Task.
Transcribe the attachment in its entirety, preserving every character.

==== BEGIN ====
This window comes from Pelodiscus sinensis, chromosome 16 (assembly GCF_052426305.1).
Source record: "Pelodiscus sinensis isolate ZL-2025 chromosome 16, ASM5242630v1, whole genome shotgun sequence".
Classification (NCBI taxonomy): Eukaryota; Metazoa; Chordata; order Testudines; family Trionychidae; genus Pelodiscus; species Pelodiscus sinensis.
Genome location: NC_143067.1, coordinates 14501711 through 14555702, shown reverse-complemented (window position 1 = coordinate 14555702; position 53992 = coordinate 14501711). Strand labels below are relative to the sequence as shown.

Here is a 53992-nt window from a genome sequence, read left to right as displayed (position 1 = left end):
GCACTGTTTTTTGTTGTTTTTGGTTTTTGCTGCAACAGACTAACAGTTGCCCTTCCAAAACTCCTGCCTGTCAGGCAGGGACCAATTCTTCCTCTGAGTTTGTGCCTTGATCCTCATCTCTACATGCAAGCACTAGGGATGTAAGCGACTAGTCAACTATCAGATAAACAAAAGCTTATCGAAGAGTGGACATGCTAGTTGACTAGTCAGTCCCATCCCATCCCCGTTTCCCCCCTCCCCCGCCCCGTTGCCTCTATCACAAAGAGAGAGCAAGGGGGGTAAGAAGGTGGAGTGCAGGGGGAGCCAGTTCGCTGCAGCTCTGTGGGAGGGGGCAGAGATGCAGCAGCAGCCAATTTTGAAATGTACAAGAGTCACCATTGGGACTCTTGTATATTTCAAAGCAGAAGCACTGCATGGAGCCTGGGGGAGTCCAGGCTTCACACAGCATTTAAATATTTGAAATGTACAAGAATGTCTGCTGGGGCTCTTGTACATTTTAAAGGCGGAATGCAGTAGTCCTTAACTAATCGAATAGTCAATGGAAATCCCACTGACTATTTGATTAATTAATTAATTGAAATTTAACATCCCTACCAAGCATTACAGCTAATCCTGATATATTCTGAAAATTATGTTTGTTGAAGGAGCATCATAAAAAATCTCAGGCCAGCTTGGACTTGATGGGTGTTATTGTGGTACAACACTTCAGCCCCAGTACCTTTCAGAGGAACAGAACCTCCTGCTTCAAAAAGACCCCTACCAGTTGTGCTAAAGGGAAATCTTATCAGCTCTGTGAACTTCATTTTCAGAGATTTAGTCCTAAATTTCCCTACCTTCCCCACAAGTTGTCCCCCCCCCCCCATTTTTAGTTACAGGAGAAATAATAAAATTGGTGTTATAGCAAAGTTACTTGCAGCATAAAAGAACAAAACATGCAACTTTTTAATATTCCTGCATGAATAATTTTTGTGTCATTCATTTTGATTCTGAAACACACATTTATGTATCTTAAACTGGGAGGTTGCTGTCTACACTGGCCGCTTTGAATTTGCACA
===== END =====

This window comes from Pelodiscus sinensis, chromosome 16 (assembly GCF_052426305.1).
Source record: "Pelodiscus sinensis isolate ZL-2025 chromosome 16, ASM5242630v1, whole genome shotgun sequence".
Classification (NCBI taxonomy): Eukaryota; Metazoa; Chordata; order Testudines; family Trionychidae; genus Pelodiscus; species Pelodiscus sinensis.
Genome location: NC_143067.1, coordinates 14501711 through 14555702, shown reverse-complemented (window position 1 = coordinate 14555702; position 53992 = coordinate 14501711). Strand labels below are relative to the sequence as shown.

Here is a 53992-nt window from a genome sequence, read left to right as displayed (position 1 = left end):
GCACTGTTTTTTGTTGTTTTTGGTTTTTGCTGCAACAGACTAACAGTTGCCCTTCCAAAACTCCTGCCTGTCAGGCAGGGACCAATTCTTCCTCTGAGTTTGTGCCTTGATCCTCATCTCTACATGCAAGCACTAGGGATGTAAGCGACTAGTCAACTATCAGATAAACAAAAGCTTATCGAAGAGTGGACATGCTAGTTGACTAGTCAGTCCCATCCCATCCCCGTTTCCCCCCTCCCCCGCCCCGTTGCCTCTATCACAAAGAGAGAGCAAGGGGGGTAAGAAGGTGGAGTGCAGGGGGAGCCAGTTCGCTGCAGCTCTGTGGGAGGGGGCAGAGATGCAGCAGCAGCCAATTTTGAAATGTACAAGAGTCACCATTGGGACTCTTGTATATTTCAAAGCAGAAGCACTGCATGGAGCCTGGGGGAGTCCAGGCTTCACACAGCATTTAAATATTTGAAATGTACAAGAATGTCTGCTGGGGCTCTTGTACATTTTAAAGGCGGAATGCAGTAGTCCTTAACTAATCGAATAGTCAATGGAAATCCCACTGACTATTTGATTAATTAATTAATTGAAATTTAACATCCCTACCAAGCATTACAGCTAATCCTGATATATTCTGAAAATTATGTTTGTTGAAGGAGCATCATAAAAAATCTCAGGCCAGCTTGGACTTGATGGGTGTTATTGTGGTACAACACTTCAGCCCCAGTACCTTTCAGAGGAACAGAACCTCCTGCTTCAAAAAGACCCCTACCAGTTGTGCTAAAGGGAAATCTTATCAGCTCTGTGAACTTCATTTTCAGAGATTTAGTCCTAAATTTCCCTACCTTCCCCACAAGTTGTCCCCCCCCCCCCATTTTTAGTTACAGGAGAAATAATAAAATTGGTGTTATAGCAAAGTTACTTGCAGCATAAAAGAACAAAACATGCAACTTTTTAATATTCCTGCATGAATAATTTTTGTGTCATTCATTTTGATTCTGAAACACACATTTATGTATCTTAAACTGGGAGGTTGCTGTCTACACTGGCCGCTTTGAATTTGCACA